|new art supplies, amongst other things|
As a child I always made art. Be it by drawing, painting, or cutting and pasting pieces of paper. I loved art classes in school, and in high school I even chose art as one of my subjects to graduate on. Graduate I did, only I never spent much time making art again.
That last year in high school, learning about art history, working on graduation projects, it was fun. Mostly because of the extra time spent in art class, and working together with my friends, listing to Alanis Morissette, LIVE and Anouk. Our teacher was friendly, but there never was much room for imagination or interpretation. That became very clear on the day another art teacher substitute for her. She was so excited, gave us good pointers and above all, encouraged us to use our imagination, to develop our own style. Man, I was jealous of the class who had her as a teacher.
By the next week our teacher returned. She looked at the work I had done under the supervision of the substitute teacher and there was nothing but critique. I'm sure that if it was constructive criticism she gave, I would have remembered it today.
Fast forward fifteen years. Even though I never stopped drawing all together - I always doodle, and have started a few paintings over the years, though never finished one - I never truly picked up where I left off. Some time ago I watched an interview with the lovely Lisa Congdon. I love her work and have followed her blog for many years. In this video she is interviewed by Jonathan Fields for the 'Good life Project' and they get to talking about how 'when your not making stuff, there is this part of you that aches' and Lisa continues to talk about how she didn't even know back in the day, that not making art was what was causing the ache. This struck a chord with me, as I had always assumed that people who made art, had always known that this was what made them happy. Apparently not. This opened a imaginary door for me.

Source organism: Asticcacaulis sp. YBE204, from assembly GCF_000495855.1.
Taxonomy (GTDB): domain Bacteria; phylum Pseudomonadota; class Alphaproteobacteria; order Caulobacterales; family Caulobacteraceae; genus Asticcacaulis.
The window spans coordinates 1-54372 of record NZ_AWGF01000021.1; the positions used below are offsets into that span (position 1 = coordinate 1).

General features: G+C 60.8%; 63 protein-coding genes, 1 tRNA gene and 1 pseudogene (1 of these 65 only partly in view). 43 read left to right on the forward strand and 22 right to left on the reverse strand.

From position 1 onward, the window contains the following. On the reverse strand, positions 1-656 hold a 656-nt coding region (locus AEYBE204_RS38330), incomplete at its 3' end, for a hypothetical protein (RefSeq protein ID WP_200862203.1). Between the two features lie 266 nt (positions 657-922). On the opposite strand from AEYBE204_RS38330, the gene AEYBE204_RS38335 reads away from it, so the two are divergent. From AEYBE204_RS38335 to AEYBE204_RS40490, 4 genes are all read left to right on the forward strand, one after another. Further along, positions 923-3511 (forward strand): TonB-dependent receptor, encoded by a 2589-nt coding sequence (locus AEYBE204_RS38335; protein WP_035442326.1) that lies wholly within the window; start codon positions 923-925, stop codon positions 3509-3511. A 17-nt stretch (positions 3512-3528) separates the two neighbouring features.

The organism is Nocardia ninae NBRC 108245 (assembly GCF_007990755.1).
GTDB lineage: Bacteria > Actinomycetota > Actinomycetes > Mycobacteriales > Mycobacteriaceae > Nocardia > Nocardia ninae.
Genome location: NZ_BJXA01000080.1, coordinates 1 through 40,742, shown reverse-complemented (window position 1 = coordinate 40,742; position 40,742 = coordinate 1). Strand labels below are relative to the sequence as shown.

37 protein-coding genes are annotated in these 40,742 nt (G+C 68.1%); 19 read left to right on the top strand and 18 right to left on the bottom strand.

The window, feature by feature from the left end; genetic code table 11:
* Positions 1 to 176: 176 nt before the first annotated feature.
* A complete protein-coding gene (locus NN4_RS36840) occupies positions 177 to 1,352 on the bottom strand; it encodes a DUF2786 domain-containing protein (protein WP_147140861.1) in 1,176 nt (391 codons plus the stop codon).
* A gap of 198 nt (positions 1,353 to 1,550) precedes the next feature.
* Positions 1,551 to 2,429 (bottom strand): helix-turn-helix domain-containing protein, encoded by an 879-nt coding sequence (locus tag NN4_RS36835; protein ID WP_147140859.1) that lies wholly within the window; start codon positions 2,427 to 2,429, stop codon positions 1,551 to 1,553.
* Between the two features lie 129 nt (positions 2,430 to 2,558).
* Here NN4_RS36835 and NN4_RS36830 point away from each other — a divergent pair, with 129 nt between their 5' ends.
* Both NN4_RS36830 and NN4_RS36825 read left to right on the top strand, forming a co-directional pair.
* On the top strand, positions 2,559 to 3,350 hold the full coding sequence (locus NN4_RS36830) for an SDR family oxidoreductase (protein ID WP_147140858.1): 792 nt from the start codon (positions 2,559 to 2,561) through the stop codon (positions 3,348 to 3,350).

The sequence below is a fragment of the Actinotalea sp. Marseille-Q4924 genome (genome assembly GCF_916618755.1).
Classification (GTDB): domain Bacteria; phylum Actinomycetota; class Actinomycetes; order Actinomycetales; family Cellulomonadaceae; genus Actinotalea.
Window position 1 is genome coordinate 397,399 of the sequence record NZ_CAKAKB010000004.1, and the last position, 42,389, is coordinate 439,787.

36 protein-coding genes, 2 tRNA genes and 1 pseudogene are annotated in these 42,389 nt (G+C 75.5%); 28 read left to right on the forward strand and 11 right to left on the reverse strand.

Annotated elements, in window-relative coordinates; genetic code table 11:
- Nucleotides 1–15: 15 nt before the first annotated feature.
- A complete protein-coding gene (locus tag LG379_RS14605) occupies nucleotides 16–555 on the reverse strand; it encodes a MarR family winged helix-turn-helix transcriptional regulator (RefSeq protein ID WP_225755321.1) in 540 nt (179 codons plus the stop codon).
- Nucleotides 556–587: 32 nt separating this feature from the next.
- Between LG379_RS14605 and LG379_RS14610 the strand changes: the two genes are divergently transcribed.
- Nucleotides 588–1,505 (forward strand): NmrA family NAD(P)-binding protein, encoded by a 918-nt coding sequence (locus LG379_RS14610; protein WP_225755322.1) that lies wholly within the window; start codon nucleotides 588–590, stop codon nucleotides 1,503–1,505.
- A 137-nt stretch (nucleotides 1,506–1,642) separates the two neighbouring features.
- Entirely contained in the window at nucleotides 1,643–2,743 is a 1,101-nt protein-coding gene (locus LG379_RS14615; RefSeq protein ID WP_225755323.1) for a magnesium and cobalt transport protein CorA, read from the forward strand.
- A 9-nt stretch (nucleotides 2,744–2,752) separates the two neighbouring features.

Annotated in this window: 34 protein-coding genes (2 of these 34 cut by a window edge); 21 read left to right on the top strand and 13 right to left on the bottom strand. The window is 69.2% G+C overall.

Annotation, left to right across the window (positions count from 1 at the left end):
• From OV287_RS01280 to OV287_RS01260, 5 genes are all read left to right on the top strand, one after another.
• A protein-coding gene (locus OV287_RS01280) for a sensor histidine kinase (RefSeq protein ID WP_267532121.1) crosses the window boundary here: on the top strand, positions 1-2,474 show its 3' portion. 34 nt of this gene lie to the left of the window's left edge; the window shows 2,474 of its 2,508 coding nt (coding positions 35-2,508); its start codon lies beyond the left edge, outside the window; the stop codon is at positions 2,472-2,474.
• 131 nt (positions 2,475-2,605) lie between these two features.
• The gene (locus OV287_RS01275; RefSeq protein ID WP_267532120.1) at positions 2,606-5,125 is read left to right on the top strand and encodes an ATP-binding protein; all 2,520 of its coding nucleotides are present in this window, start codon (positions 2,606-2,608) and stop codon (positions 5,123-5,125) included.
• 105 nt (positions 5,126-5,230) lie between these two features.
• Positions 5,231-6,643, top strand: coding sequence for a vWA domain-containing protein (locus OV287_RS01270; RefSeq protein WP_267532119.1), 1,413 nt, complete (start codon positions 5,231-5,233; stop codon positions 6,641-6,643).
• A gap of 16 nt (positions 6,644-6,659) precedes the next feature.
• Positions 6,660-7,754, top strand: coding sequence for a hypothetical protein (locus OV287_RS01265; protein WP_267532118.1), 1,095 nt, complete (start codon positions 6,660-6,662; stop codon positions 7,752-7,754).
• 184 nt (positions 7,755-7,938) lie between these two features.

See, over the last years, lot's of areas in my life have changed. Still, there always seems to be something missing, even though I'm living together with a great guy who makes me laugh and puts up with my crap, even though I earn my living doing what I love, even though I travel a lot, etc. etc. Upon listening to the interview with Lisa and their discussion about art and aching, I started wondering if that is what's missing: making art. Well, why not give it a go?! For real this time. Nothing to loose, only insight to gain. So I brought out a few fineliners and an old sketch book and just started drawing things, lines, words. The day after, I bought a canvas and started painting. The day after that I painted some more, bought new art supplies and finished a painting.
Fast forward a few weeks and I'm still drawing, every day and I'm loving it. Whenever I feel overwhelmed with work, or a bit blue, I grab my sketchbook and all my worries disappear. I always thought I processed things by writing about them. Perhaps this is still true, but to quiet my mind and to feel instantly happy, I draw.